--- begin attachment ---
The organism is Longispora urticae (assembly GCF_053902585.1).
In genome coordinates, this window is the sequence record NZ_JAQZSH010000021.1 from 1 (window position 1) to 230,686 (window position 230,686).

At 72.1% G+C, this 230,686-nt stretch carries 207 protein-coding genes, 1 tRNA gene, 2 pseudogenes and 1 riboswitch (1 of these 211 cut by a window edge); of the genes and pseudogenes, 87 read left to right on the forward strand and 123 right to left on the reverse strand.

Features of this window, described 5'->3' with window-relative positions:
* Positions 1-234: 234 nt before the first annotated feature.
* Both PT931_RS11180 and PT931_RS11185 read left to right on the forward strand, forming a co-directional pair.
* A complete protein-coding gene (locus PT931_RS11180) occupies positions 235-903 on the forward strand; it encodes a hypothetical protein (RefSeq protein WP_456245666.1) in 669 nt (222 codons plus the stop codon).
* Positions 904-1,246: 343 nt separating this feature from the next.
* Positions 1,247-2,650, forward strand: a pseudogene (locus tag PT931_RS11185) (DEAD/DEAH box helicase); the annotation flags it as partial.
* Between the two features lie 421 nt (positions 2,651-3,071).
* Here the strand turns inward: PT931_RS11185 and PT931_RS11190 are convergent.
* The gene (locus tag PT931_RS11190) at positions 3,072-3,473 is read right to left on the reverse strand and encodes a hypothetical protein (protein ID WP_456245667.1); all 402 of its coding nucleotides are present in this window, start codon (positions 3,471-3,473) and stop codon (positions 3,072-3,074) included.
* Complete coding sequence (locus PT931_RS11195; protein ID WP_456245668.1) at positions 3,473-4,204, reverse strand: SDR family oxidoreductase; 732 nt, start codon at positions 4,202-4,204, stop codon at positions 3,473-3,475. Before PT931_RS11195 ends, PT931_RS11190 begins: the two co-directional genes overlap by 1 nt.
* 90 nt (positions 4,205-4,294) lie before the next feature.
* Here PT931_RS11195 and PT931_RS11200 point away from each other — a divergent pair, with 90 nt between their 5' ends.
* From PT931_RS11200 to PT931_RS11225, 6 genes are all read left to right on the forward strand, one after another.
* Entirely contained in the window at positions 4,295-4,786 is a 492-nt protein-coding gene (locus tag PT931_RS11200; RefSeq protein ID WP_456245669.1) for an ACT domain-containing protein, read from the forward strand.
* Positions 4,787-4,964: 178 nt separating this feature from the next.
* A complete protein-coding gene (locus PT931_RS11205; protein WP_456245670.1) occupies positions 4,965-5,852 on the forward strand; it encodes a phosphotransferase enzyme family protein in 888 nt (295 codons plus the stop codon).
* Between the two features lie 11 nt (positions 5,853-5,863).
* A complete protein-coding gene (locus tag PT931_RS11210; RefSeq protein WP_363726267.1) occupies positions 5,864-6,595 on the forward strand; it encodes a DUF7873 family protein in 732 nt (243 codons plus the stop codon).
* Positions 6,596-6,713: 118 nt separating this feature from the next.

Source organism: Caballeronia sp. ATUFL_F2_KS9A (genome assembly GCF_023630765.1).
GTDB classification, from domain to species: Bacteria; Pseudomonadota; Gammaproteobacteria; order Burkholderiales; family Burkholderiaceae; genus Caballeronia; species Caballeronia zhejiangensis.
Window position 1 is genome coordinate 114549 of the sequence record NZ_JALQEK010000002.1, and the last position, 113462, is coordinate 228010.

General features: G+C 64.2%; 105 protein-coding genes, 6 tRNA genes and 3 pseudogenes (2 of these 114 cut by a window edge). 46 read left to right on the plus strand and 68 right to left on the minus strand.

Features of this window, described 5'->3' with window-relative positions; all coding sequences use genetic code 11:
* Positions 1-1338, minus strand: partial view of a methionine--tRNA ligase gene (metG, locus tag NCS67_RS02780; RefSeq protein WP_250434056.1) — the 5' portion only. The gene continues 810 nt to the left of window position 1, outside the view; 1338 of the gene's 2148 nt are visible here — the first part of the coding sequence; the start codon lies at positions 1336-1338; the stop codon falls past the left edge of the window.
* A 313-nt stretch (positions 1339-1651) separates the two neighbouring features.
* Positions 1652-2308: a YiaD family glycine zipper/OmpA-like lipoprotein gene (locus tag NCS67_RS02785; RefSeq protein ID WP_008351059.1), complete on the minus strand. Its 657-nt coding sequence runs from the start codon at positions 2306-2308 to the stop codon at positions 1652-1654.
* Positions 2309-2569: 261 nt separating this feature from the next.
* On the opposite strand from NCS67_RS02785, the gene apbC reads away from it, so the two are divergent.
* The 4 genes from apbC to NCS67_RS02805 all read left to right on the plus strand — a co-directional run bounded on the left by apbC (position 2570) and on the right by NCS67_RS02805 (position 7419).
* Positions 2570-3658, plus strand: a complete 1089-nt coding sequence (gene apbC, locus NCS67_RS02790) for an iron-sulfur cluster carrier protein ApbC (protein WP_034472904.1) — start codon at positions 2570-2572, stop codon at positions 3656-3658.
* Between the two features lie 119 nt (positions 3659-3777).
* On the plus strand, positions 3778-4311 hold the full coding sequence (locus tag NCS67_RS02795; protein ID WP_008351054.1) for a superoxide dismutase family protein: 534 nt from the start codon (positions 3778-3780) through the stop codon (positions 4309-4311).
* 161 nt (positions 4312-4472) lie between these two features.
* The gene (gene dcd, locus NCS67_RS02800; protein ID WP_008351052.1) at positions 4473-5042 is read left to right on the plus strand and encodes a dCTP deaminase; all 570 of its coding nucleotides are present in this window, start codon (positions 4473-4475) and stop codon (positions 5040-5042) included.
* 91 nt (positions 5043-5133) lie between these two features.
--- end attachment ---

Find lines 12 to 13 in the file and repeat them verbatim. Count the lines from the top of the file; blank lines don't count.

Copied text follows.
* The gene (locus tag PT931_RS11190) at positions 3,072-3,473 is read right to left on the reverse strand and encodes a hypothetical protein (protein ID WP_456245667.1); all 402 of its coding nucleotides are present in this window, start codon (positions 3,471-3,473) and stop codon (positions 3,072-3,074) included.
* Complete coding sequence (locus PT931_RS11195; protein ID WP_456245668.1) at positions 3,473-4,204, reverse strand: SDR family oxidoreductase; 732 nt, start codon at positions 4,202-4,204, stop codon at positions 3,473-3,475. Before PT931_RS11195 ends, PT931_RS11190 begins: the two co-directional genes overlap by 1 nt.